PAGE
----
These days politics and advertising go hand in hand. Mayors stage photo ops. The Bush administration compared the Iraq war to rolling out a new product. And just last year, Barack Obama and Mitt Romney spent nearly a billion dollars running for president. If you're an American, such wall-to-wall marketing has come to seem a natural phenomenon, like Hurricane Sandy or LeBron James.

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Books
12:20 pm
Wed February 20, 2013

Jake Tapper: 'The Outpost' That Never Should Have Been

Jake Tapper's new book, The Outpost, tells the story of one of America's deadliest battles during the war in Afghanistan.
Little, Brown & Co.

Originally published on Wed February 20, 2013 2:10 pm

As the White House correspondent for ABC News, Jake Tapper covered the war in Afghanistan from what he calls "the comfort of the North Lawn of the White House."

"I had not been a war reporter in any sense other than debates about the war in Washington, D.C.," he tells Fresh Air's Terry Gross.

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The Salt
11:52 am
Wed February 20, 2013

Diet And Acne: For A Clearer Complexion, Cut The Empty Carbs

For better skin, maybe you should stick to the whole grain bagels.
istockphoto.com

If you're prone to outbreaks of acne, you may want to try cutting back on empty carbs and sweets. Researchers are revisiting the connections between diet and pimples, and a growing body of evidence suggests that eating a diet rich in high glycemic index foods may be tied to flare-ups.

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The Two-Way
11:39 am
Wed February 20, 2013

Sen. John McCain Faces Angry Town Hall Over Immigration Platform

Sen. John McCain, R-Ariz., speaks during a town hall on Tuesday, in Sun Lakes, Ariz.
Matt York AP

In Washington, both parties seem to be in agreement that immigration reform is necessary.

Just this morning, NPR politics correspondent Mara Liasson said reform is in the "political interest of both sides to support it."

Surely Sen. John McCain, one of the Republican leaders working on bipartisan legislation, may feel differently after a town hall in Sun Lakes, Ariz. Tuesday.

Constituents grilled McCain over the issue and McCain vigorously defended his position.

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Shots - Health News
11:28 am
Wed February 20, 2013

Overdose Deaths From Narcotics Keep Climbing

Hydrocodone pills, the generic version of Vicodin, shown at a pharmacy in Montpelier, Vt.
Toby Talbot AP

Originally published on Wed February 20, 2013 5:12 pm

For the 11th year running, deaths from drug overdoses rose in the U.S in 2010.

Pharmaceuticals were involved in more than half of the 38,329 overdose deaths that year.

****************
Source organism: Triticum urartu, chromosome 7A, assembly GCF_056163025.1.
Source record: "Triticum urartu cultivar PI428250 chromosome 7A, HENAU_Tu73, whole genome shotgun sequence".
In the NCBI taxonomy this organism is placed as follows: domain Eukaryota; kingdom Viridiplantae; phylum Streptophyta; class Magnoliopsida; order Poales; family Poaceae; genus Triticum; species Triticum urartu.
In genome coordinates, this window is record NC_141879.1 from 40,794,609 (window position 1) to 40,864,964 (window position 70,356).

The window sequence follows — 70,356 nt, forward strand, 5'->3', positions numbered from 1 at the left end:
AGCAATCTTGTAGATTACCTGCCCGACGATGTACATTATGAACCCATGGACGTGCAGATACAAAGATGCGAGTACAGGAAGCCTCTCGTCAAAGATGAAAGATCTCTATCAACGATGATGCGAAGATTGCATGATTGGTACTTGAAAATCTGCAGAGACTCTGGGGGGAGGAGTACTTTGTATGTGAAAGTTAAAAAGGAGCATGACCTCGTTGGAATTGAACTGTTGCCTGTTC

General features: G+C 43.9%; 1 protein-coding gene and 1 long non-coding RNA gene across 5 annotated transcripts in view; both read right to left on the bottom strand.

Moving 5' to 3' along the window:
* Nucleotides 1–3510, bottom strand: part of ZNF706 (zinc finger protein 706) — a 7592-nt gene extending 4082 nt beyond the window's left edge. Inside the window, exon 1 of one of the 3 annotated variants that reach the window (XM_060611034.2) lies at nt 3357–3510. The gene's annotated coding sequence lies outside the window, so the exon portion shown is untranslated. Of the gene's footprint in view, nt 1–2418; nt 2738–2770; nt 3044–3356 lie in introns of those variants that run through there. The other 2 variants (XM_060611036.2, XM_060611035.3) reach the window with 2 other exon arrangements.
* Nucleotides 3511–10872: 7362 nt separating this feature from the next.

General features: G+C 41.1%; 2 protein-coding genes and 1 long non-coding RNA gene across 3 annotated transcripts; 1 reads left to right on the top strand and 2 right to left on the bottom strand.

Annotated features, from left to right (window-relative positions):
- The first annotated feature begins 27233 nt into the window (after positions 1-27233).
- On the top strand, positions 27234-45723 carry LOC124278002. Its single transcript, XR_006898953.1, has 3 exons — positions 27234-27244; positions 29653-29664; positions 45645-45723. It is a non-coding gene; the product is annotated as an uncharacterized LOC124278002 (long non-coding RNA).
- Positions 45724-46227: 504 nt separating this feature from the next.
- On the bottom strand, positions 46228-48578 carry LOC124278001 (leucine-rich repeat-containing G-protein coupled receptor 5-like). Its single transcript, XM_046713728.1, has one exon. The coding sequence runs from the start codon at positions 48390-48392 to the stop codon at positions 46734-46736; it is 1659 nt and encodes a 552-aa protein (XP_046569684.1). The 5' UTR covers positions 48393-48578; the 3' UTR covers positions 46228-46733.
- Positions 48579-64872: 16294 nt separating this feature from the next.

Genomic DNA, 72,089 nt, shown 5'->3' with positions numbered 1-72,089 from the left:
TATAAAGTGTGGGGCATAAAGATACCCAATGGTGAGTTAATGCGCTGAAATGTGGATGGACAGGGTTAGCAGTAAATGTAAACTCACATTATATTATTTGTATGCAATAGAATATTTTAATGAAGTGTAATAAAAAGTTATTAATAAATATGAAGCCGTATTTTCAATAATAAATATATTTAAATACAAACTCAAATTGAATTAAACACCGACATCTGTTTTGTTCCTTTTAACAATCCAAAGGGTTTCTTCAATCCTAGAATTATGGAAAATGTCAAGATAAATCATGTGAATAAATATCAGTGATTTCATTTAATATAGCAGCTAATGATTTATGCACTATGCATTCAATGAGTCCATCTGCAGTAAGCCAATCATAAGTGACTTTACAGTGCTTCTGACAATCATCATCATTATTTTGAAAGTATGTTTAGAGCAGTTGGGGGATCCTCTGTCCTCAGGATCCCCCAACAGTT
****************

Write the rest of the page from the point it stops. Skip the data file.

Opioid painkillers, such as hydrocodone, or Vicodin, were the most common prescription drugs implicated. They were cited in 16,651 fatalities, or 44 percent of the total.

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National Security
11:07 am
Wed February 20, 2013

How Could The U.S. Respond To Chinese Hacking?

A Chinese soldier stands guard Tuesday in front of the Shanghai building that houses military Unit 61398. A U.S. cybersecurity company says the unit is behind nearly 150 computer attacks on U.S. and other Western companies and organizations in recent years. China denies the allegation.
Carlos Barria Reuters/Landov

Originally published on Wed March 20, 2013 11:07 am

If the Chinese military is regularly hacking into the computers of U.S. organizations, as an American security firm says, it raises all sorts of questions about how the U.S. should respond.

Is this a job for the military or the intelligence agencies? What role should diplomats and trade officials be playing?

The report issued this week by the IT security consultancy Mandiant says it has traced the hacking activity to the People's Liberation Army's Unit 61398, which has "systematically stolen hundreds of terabytes of data from at least 141 organizations."

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Politics
11:03 am
Wed February 20, 2013

Same Old Standoff In Washington?

President Obama wants Congress to act fast to avoid massive government budget cuts that could hit in March. Washington is seeing more gridlock as Republicans blocked a vote to confirm Chuck Hagel as Secretary of Defense. Host Michel Martin talks about the latest in politics.

Pop Culture
11:03 am
Wed February 20, 2013

Should Lena Dunham Be Playing Ping Pong Naked?

Originally published on Thu February 21, 2013 4:57 am

Transcript

MICHEL MARTIN, HOST:

I'm Michel Martin and this is TELL ME MORE from NPR News. Coming up, Aristotle and Dante are the names of two important philosophers from history, but they're also the names of the principle characters in an award-winning new young adult novel about two Mexican-American boys and their journey of self-discovery. We'll hear from the author of "Aristotle and Dante Discover the Secrets of the Universe." That is just ahead.